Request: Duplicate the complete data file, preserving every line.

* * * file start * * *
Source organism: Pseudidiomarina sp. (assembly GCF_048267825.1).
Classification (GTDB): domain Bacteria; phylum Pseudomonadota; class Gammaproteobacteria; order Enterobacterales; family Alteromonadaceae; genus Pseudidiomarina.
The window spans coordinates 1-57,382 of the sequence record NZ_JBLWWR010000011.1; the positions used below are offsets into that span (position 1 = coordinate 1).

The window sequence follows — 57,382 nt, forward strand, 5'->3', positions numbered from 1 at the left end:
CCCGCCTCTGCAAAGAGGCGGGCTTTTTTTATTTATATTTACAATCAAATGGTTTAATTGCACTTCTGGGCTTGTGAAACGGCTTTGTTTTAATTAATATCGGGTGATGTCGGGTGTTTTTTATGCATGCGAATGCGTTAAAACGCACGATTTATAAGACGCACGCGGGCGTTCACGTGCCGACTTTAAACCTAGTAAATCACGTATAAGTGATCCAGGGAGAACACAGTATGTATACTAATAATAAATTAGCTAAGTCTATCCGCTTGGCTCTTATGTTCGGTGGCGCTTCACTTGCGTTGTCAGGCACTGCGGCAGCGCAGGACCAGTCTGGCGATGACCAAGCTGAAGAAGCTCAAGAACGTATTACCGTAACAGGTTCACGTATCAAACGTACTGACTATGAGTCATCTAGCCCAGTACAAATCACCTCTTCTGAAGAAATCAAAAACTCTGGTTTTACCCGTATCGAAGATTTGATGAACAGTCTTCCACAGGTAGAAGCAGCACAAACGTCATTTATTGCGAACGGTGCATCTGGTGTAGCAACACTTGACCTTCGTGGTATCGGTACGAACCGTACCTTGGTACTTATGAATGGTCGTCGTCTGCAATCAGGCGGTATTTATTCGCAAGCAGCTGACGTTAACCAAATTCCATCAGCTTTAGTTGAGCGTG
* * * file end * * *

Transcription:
Source organism: Pseudidiomarina sp. (assembly GCF_048267825.1).
Classification (GTDB): domain Bacteria; phylum Pseudomonadota; class Gammaproteobacteria; order Enterobacterales; family Alteromonadaceae; genus Pseudidiomarina.
The window spans coordinates 1-57,382 of the sequence record NZ_JBLWWR010000011.1; the positions used below are offsets into that span (position 1 = coordinate 1).

The window sequence follows — 57,382 nt, forward strand, 5'->3', positions numbered from 1 at the left end:
CCCGCCTCTGCAAAGAGGCGGGCTTTTTTTATTTATATTTACAATCAAATGGTTTAATTGCACTTCTGGGCTTGTGAAACGGCTTTGTTTTAATTAATATCGGGTGATGTCGGGTGTTTTTTATGCATGCGAATGCGTTAAAACGCACGATTTATAAGACGCACGCGGGCGTTCACGTGCCGACTTTAAACCTAGTAAATCACGTATAAGTGATCCAGGGAGAACACAGTATGTATACTAATAATAAATTAGCTAAGTCTATCCGCTTGGCTCTTATGTTCGGTGGCGCTTCACTTGCGTTGTCAGGCACTGCGGCAGCGCAGGACCAGTCTGGCGATGACCAAGCTGAAGAAGCTCAAGAACGTATTACCGTAACAGGTTCACGTATCAAACGTACTGACTATGAGTCATCTAGCCCAGTACAAATCACCTCTTCTGAAGAAATCAAAAACTCTGGTTTTACCCGTATCGAAGATTTGATGAACAGTCTTCCACAGGTAGAAGCAGCACAAACGTCATTTATTGCGAACGGTGCATCTGGTGTAGCAACACTTGACCTTCGTGGTATCGGTACGAACCGTACCTTGGTACTTATGAATGGTCGTCGTCTGCAATCAGGCGGTATTTATTCGCAAGCAGCTGACGTTAACCAAATTCCATCAGCTTTAGTTGAGCGTG